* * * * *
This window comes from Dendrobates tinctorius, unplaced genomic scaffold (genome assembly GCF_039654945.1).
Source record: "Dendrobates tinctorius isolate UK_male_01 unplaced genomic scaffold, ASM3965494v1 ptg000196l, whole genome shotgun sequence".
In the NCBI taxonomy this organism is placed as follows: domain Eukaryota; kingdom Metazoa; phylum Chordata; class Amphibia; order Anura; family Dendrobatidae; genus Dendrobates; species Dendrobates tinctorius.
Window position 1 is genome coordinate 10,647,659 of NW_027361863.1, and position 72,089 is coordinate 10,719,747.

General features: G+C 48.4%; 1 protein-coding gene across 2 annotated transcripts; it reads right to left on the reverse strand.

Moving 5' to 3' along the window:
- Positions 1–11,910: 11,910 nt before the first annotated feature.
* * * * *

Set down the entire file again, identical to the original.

This window comes from Dendrobates tinctorius, unplaced genomic scaffold (genome assembly GCF_039654945.1).
Source record: "Dendrobates tinctorius isolate UK_male_01 unplaced genomic scaffold, ASM3965494v1 ptg000196l, whole genome shotgun sequence".
In the NCBI taxonomy this organism is placed as follows: domain Eukaryota; kingdom Metazoa; phylum Chordata; class Amphibia; order Anura; family Dendrobatidae; genus Dendrobates; species Dendrobates tinctorius.
Window position 1 is genome coordinate 10,647,659 of NW_027361863.1, and position 72,089 is coordinate 10,719,747.

General features: G+C 48.4%; 1 protein-coding gene across 2 annotated transcripts; it reads right to left on the reverse strand.

Moving 5' to 3' along the window:
- Positions 1–11,910: 11,910 nt before the first annotated feature.